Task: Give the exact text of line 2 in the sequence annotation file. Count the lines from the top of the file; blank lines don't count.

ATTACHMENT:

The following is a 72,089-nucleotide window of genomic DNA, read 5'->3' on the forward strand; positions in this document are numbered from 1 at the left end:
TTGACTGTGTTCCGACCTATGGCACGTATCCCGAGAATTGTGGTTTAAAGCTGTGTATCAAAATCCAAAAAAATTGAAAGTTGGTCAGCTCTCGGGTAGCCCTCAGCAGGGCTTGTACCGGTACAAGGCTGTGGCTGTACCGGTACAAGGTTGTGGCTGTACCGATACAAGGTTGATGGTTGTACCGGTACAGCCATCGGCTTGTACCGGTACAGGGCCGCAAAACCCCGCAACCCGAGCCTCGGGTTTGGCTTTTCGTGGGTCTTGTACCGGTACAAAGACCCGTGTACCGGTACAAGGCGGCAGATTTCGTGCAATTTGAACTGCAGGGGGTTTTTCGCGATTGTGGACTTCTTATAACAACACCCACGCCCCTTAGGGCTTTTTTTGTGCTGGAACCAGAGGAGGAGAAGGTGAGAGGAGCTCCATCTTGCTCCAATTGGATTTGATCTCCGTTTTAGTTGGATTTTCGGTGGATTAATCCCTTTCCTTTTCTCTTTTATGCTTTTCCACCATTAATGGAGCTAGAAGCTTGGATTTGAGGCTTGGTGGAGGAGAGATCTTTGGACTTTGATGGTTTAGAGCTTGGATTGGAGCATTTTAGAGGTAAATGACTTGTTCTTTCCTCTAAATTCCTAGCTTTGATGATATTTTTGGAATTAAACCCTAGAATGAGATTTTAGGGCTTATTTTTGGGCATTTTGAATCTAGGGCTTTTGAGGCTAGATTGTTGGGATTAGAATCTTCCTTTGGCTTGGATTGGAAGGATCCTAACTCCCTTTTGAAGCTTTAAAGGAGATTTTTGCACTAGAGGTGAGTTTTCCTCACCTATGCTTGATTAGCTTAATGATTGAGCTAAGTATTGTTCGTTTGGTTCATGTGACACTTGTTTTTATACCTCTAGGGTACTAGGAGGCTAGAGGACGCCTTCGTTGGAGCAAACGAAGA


TTGACTGTGTTCCGACCTATGGCACGTATCCCGAGAATTGTGGTTTAAAGCTGTGTATCAAAATCCAAAAAAATTGAAAGTTGGTCAGCTCTCGGGTAGCCCTCAGCAGGGCTTGTACCGGTACAAGGCTGTGGCTGTACCGGTACAAGGTTGTGGCTGTACCGATACAAGGTTGATGGTTGTACCGGTACAGCCATCGGCTTGTACCGGTACAGGGCCGCAAAACCCCGCAACCCGAGCCTCGGGTTTGGCTTTTCGTGGGTCTTGTACCGGTACAAAGACCCGTGTACCGGTACAAGGCGGCAGATTTCGTGCAATTTGAACTGCAGGGGGTTTTTCGCGATTGTGGACTTCTTATAACAACACCCACGCCCCTTAGGGCTTTTTTTGTGCTGGAACCAGAGGAGGAGAAGGTGAGAGGAGCTCCATCTTGCTCCAATTGGATTTGATCTCCGTTTTAGTTGGATTTTCGGTGGATTAATCCCTTTCCTTTTCTCTTTTATGCTTTTCCACCATTAATGGAGCTAGAAGCTTGGATTTGAGGCTTGGTGGAGGAGAGATCTTTGGACTTTGATGGTTTAGAGCTTGGATTGGAGCATTTTAGAGGTAAATGACTTGTTCTTTCCTCTAAATTCCTAGCTTTGATGATATTTTTGGAATTAAACCCTAGAATGAGATTTTAGGGCTTATTTTTGGGCATTTTGAATCTAGGGCTTTTGAGGCTAGATTGTTGGGATTAGAATCTTCCTTTGGCTTGGATTGGAAGGATCCTAACTCCCTTTTGAAGCTTTAAAGGAGATTTTTGCACTAGAGGTGAGTTTTCCTCACCTATGCTTGATTAGCTTAATGATTGAGCTAAGTATTGTTCGTTTGGTTCATGTGACACTTGTTTTTATACCTCTAGGGTACTAGGAGGCTAGAGGACGCCTTCGTTGGAGCAAACGAAGA